HerStory: Beverly Jenkins – Celebrating the Unsung

Celebrating Women’s History Month at Read-A-Romance!

Since some of my favorite books are set in a variety of historical time-periods, I thought it would be fun to check in with some great authors in romance and women’s historical fiction, and explore their connection to history. Since the female perspective in history and fiction has been ignored so often, for so long, I find it heartening to see so many books representing romance and/or women’s history, telling such mesmerizing stories against the backdrop of some of the most intriguing and pivotal moments in time. I hope you find these essays as fascinating and fun as I do. You can see the full calendar of authors here.

Did you miss Read-A-Romance Month in August? Be sure to check out all the great “Joy of Romance” essays at the 2015 Calendar and if you’d like, you can follow RARM  on Facebook.

Shining Light on the Unsung

For me, Women’s History Month is every month because in doing research for my historicals, I invariably come across women who are I like to term – unsung.  Women whose names and accomplishments have been lost Forbiddenthrough time. 

Take for example the outspoken 19th century abolitionist Maria W. Stewart, who on September 21, 1832 became the first American born woman to speak to a mixed gender audience.  Before her ground breaking speech that day at Boston’s Franklin Hall, it was deemed unseemly for women to lecture at public gathering.  (Maria Stewart’s Wikipedia page.)

Another formidable unsung is the fearless Apache female warrior Lozen, who fought beside her brother Victorio, and after his death, beside Geronimo in an effort to reclaim the freedom of her people. (Lozen’s Wikipedia page.)

We know the history books used in our schools fail epically when it comes to telling the stories of people of color but the same can be said of their treatment of women, no matter their race. Most American students know nothing about British born Elizabeth Blackwell, who in 1849 became the first woman in America to gain a medical degree, and it is certain they don’t know that fifteen years later, African American Rebecca Lee received her MD from the New England Medical College.  (Elizabeth Blackwell’s Wikipedia page.)

Facts such as these can empower and further the dreams and aspirations of little girls, so I’ve taken it upon myself to bring as many unsung back into the light as I can by using my books to highlight their lives – women like Sissereta Jones, the first African-American woman to sing at what would later become Carnegie Hall and who shared her agent with Mark Twain.  (Sissereta Jones’ Wikipedia page.)

Yes, Harriet Tubman led slaves to freedom but she was also one of the Union Army’s most celebrated spies topazduring the Civil War.  Harriet Tubman’s Wikipedia page

In 1881, the African-American washerwomen of Atlanta staged a sit down strike over wages and conditions that not only brought the city to its knees but paved the way for future labor unions like the AFL-CIO and the UAW. (You’ve never heard of this strike, I’ll bet. .) (Read more about it at the aflcio site.)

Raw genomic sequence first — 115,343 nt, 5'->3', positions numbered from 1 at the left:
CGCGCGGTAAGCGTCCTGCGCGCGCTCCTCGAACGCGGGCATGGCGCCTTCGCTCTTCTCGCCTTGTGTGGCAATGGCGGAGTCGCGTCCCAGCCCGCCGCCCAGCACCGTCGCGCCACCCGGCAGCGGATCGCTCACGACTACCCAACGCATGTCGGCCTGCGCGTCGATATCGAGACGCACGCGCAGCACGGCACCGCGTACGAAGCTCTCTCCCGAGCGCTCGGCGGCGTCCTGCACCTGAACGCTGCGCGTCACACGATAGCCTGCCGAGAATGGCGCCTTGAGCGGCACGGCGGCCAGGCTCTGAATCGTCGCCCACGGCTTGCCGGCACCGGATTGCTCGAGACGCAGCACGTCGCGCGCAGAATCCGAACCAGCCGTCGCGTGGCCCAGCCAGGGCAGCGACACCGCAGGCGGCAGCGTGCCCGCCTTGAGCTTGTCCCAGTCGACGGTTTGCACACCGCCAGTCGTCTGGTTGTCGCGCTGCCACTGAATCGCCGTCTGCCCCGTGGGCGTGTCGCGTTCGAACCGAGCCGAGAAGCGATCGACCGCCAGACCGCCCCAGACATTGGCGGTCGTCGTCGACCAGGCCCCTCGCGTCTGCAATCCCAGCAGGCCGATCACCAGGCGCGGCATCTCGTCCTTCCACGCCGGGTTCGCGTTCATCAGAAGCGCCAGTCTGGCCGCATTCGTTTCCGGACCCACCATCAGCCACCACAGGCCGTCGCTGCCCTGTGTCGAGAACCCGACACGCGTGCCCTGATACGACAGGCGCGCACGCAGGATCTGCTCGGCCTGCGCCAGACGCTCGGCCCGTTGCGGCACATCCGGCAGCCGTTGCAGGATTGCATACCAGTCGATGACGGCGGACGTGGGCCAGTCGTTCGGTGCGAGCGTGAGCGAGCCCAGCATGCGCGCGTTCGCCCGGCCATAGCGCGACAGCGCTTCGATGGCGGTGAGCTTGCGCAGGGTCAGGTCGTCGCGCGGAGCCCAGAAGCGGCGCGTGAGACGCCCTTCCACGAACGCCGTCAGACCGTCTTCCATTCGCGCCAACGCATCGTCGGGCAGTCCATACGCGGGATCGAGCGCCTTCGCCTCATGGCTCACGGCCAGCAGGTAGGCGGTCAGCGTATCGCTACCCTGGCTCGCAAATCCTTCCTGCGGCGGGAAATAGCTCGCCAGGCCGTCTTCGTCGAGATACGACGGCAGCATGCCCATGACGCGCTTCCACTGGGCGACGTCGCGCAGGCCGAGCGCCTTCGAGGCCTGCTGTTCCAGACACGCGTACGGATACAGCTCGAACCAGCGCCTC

So much of women’s history is lost, but if we as moms, authors, teachers, sisters, and aunts take it upon ourselves to bring at least one unsung moment or person back to the forefront, our girls and the nation will reap the benefits.

Beverly recommends:

Two up and coming historical romance writers:

Alyssa Cole  –  alyssacole.com

Piper Huguley  –  piperhuguley.com (Read Piper’s #HerStory post here.)

Questions for the Author

Tell us about a moment when you felt a deep connection to history. 

I felt a deep connection when my fans and I toured some of the African – American history sites in Charleston SC a few years ago.  (watch a video here.) 

Do you have a specific place or sound that makes you feel connected to history? Why? 

I love Savannah, the Sea Islands off the coast of Georgia and Charleston SC because the area is so steeped in African- American history.

What is your (or a) favorite historical era or event?

My favorite era is the  19th century.  Favorite event – The Exodus of 1879. (Read more at Wikipedia.)

Is there a moment in your research when some specific historical moment or event came to life for you? Tell us about it.

I love westerns, so researching Indian Territory for my historical TOPAZ and learning about great lawmen like  Bass Reeves, Sonny Sixkiller and the Lighthorse Police helped me realize the important roles played by men of color in the Wild West.

And for fun ~ Tell us about your Favorite Historical Crush. ;o) (This can be either a historical or fictional crush.) Why?

Favorite Historical Crush: Deputy Marshal Dixon Wildhorse a Black Seminole lawman I created for TOPAZ. He is all that!


Beverly is generously giving away two copies of Topaz. (US only apologies to international friends.) To enter the giveaway, leave a comment below or on the Facebook post you’ll find here (or both – Share the Love!) ;o) by 11:59 pm PST April 10,2016. Good luck!

Bev jenkinsMs. Jenkins is the nation’s premier writer of African – American historical romance fiction and specializes in 19th century African American life. She’s a USA TODAY best-selling author, an NAACP Image Award nominee and has over thirty published novels to date.

Learn more:

www.beverlyjenkins.net        |           Facebook           |        Twitter


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